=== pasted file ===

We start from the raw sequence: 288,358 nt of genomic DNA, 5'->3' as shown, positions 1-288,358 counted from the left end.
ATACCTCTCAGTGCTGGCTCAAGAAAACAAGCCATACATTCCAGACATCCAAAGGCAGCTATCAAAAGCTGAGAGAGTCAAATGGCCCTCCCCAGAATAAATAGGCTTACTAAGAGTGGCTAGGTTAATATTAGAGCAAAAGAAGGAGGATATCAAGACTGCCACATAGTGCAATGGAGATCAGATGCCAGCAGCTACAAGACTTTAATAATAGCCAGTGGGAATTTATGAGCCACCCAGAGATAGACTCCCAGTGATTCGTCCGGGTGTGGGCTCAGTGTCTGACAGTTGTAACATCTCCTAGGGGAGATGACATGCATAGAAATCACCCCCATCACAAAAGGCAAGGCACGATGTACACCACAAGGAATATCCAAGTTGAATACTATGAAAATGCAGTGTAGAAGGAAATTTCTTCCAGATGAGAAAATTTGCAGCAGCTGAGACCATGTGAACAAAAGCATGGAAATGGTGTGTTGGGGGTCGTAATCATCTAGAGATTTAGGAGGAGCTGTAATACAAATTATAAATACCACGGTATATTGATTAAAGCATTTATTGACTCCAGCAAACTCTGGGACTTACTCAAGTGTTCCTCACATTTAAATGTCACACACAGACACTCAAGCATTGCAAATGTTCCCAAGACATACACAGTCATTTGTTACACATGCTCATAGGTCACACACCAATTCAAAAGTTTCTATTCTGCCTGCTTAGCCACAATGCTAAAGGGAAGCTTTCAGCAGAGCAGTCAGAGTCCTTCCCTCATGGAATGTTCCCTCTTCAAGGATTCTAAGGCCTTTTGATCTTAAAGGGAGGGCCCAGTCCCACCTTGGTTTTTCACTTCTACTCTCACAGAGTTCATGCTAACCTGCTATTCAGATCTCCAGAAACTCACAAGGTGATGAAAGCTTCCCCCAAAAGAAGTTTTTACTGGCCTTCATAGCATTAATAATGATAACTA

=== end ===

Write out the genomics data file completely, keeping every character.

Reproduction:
We start from the raw sequence: 288,358 nt of genomic DNA, 5'->3' as shown, positions 1-288,358 counted from the left end.
ATACCTCTCAGTGCTGGCTCAAGAAAACAAGCCATACATTCCAGACATCCAAAGGCAGCTATCAAAAGCTGAGAGAGTCAAATGGCCCTCCCCAGAATAAATAGGCTTACTAAGAGTGGCTAGGTTAATATTAGAGCAAAAGAAGGAGGATATCAAGACTGCCACATAGTGCAATGGAGATCAGATGCCAGCAGCTACAAGACTTTAATAATAGCCAGTGGGAATTTATGAGCCACCCAGAGATAGACTCCCAGTGATTCGTCCGGGTGTGGGCTCAGTGTCTGACAGTTGTAACATCTCCTAGGGGAGATGACATGCATAGAAATCACCCCCATCACAAAAGGCAAGGCACGATGTACACCACAAGGAATATCCAAGTTGAATACTATGAAAATGCAGTGTAGAAGGAAATTTCTTCCAGATGAGAAAATTTGCAGCAGCTGAGACCATGTGAACAAAAGCATGGAAATGGTGTGTTGGGGGTCGTAATCATCTAGAGATTTAGGAGGAGCTGTAATACAAATTATAAATACCACGGTATATTGATTAAAGCATTTATTGACTCCAGCAAACTCTGGGACTTACTCAAGTGTTCCTCACATTTAAATGTCACACACAGACACTCAAGCATTGCAAATGTTCCCAAGACATACACAGTCATTTGTTACACATGCTCATAGGTCACACACCAATTCAAAAGTTTCTATTCTGCCTGCTTAGCCACAATGCTAAAGGGAAGCTTTCAGCAGAGCAGTCAGAGTCCTTCCCTCATGGAATGTTCCCTCTTCAAGGATTCTAAGGCCTTTTGATCTTAAAGGGAGGGCCCAGTCCCACCTTGGTTTTTCACTTCTACTCTCACAGAGTTCATGCTAACCTGCTATTCAGATCTCCAGAAACTCACAAGGTGATGAAAGCTTCCCCCAAAAGAAGTTTTTACTGGCCTTCATAGCATTAATAATGATAACTA